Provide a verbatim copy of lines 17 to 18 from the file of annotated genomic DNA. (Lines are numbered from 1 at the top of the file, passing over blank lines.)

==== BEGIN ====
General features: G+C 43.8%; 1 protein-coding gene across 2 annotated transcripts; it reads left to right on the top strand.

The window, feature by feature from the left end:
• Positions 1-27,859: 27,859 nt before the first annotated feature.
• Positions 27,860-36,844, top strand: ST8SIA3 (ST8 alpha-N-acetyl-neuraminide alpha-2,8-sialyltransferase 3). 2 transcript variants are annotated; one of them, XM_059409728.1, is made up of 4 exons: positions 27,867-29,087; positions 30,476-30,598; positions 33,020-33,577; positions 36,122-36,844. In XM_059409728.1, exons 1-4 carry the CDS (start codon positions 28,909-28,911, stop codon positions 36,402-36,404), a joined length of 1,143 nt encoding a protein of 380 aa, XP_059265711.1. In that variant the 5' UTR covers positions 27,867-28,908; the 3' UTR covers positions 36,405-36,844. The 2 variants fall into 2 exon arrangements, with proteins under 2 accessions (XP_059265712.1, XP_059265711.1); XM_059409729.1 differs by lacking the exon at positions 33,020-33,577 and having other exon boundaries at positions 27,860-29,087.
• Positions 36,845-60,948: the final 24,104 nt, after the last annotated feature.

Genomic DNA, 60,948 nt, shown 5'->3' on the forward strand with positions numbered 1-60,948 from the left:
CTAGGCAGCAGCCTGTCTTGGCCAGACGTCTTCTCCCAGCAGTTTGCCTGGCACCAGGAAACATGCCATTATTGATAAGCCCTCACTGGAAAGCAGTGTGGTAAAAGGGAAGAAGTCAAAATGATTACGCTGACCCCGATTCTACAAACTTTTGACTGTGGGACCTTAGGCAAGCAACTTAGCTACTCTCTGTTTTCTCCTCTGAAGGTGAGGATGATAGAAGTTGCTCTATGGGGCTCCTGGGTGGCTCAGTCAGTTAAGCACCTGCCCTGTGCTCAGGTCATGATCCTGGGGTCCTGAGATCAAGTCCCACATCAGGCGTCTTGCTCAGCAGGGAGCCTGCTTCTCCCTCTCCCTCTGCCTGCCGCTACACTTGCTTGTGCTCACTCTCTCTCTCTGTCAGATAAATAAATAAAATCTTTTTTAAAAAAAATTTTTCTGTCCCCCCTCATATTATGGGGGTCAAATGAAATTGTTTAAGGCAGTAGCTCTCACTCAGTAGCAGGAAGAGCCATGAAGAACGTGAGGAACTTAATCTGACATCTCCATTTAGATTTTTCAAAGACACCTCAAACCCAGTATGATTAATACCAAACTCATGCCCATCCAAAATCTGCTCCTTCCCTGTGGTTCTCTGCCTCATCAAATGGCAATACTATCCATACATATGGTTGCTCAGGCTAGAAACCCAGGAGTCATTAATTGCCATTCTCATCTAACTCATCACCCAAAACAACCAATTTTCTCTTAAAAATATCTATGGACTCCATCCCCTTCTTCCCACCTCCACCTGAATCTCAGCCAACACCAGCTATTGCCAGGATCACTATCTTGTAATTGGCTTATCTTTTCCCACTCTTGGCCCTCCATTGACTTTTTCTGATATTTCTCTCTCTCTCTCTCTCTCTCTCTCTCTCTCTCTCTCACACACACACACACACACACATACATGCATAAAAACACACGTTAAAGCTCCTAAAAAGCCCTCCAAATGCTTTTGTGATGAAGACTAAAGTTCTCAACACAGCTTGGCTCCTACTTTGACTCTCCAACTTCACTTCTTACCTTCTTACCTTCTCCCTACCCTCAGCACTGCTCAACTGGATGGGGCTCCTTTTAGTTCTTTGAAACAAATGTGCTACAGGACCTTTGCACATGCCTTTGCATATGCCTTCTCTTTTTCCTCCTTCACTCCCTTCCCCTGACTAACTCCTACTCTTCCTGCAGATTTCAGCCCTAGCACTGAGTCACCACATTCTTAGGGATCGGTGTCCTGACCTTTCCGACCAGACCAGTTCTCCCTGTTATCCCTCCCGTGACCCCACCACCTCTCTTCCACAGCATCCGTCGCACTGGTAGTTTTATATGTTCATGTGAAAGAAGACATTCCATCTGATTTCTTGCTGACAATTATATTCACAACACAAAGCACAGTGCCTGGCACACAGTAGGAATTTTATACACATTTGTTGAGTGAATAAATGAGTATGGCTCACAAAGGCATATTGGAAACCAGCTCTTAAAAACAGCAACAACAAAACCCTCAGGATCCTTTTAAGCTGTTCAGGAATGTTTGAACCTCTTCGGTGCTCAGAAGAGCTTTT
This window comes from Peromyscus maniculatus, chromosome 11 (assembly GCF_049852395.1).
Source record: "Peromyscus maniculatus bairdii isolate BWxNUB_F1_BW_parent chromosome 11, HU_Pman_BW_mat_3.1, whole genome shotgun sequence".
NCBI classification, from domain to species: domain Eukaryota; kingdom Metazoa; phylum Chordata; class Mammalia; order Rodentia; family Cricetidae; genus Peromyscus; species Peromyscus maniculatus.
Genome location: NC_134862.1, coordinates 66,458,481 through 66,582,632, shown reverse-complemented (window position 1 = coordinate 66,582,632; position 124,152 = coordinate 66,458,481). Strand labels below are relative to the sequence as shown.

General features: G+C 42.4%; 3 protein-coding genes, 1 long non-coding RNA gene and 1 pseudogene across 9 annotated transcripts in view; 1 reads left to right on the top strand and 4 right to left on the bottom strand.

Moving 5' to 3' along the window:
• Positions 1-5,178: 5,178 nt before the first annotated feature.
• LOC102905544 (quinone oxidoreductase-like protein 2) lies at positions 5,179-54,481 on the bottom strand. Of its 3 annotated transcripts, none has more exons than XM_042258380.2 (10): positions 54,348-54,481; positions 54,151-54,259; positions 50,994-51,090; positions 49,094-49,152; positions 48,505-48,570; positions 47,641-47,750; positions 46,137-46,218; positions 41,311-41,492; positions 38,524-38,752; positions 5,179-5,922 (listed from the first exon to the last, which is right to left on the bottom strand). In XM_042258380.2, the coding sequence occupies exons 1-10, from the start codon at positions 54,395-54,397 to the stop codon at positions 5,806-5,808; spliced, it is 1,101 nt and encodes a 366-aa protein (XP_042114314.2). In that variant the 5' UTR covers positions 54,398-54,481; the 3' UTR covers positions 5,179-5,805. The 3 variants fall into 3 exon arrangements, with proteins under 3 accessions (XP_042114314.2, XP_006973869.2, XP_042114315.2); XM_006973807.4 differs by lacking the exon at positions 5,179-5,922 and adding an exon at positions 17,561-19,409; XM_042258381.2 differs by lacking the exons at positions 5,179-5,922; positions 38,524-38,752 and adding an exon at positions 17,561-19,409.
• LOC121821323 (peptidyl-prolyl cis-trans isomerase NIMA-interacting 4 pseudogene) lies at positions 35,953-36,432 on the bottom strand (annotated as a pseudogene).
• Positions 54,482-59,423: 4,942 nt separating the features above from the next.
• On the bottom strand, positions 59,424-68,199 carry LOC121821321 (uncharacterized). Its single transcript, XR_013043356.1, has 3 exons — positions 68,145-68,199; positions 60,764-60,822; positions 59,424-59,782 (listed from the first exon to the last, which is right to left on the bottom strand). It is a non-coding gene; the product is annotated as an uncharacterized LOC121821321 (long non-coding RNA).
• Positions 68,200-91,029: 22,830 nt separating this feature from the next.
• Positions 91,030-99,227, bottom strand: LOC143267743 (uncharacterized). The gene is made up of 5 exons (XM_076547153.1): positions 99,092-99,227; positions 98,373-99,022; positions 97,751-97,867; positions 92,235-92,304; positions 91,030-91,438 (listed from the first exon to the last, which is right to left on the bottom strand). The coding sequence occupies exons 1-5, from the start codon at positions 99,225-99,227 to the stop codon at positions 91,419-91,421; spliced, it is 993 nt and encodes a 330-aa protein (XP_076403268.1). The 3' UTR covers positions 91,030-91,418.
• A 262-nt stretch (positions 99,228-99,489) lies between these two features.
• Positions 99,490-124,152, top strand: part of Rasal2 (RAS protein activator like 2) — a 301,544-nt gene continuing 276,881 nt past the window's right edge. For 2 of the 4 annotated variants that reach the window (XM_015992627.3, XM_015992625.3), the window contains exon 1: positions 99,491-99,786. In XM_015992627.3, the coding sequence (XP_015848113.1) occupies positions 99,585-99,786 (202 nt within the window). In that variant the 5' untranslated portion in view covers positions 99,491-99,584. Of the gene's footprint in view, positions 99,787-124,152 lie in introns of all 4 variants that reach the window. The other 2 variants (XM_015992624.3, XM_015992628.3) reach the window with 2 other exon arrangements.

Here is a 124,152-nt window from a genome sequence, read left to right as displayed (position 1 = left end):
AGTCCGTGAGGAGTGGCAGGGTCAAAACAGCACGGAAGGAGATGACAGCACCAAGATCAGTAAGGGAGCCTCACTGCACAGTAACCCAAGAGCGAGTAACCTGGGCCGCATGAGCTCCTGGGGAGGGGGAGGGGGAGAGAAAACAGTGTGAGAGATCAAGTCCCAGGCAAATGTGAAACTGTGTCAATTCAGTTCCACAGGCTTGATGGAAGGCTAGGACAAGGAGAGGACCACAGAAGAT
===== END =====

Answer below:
• Positions 54,482-59,423: 4,942 nt separating the features above from the next.
• On the bottom strand, positions 59,424-68,199 carry LOC121821321 (uncharacterized). Its single transcript, XR_013043356.1, has 3 exons — positions 68,145-68,199; positions 60,764-60,822; positions 59,424-59,782 (listed from the first exon to the last, which is right to left on the bottom strand). It is a non-coding gene; the product is annotated as an uncharacterized LOC121821321 (long non-coding RNA).